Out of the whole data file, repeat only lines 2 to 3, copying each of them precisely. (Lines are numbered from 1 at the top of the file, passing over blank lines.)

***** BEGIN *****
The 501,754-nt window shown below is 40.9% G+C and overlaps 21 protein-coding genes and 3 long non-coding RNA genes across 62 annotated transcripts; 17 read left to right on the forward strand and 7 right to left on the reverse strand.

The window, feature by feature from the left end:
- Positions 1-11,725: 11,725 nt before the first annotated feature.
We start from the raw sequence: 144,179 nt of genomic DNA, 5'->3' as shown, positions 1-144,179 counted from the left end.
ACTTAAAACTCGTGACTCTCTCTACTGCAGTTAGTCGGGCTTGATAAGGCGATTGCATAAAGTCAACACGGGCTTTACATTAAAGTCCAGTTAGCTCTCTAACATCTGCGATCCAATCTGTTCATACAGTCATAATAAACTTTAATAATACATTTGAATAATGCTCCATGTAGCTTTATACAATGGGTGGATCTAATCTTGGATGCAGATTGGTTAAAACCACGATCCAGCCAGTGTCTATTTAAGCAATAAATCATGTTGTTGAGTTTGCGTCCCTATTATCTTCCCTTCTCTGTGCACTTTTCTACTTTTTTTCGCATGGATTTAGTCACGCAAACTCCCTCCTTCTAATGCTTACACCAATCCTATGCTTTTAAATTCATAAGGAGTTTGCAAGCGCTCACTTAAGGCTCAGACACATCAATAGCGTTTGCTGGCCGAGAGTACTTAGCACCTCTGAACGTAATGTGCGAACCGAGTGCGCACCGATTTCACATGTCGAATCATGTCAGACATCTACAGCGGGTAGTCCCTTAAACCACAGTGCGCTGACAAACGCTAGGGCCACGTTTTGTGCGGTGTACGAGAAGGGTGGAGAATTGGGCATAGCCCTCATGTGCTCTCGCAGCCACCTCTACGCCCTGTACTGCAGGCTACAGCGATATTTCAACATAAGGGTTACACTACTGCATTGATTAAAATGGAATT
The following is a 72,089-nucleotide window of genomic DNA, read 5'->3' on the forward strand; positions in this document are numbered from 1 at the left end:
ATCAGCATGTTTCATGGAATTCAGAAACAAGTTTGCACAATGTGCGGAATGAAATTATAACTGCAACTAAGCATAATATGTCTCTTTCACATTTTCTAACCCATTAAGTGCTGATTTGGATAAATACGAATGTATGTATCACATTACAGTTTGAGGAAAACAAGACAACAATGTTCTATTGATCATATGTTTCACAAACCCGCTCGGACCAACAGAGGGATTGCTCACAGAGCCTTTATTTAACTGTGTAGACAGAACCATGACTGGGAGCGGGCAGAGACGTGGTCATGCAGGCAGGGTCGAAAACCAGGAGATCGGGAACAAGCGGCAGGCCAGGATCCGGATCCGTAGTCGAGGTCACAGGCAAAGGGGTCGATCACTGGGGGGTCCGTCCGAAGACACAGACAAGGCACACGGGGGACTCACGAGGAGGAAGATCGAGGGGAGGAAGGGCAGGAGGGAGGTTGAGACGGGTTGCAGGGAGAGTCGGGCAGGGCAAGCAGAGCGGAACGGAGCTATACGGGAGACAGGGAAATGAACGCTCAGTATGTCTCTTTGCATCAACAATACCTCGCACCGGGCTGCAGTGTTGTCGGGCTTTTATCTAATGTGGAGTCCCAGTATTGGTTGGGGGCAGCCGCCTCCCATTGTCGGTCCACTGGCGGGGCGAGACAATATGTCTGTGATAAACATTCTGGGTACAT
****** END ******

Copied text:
The window, feature by feature from the left end:
- Positions 1-11,725: 11,725 nt before the first annotated feature.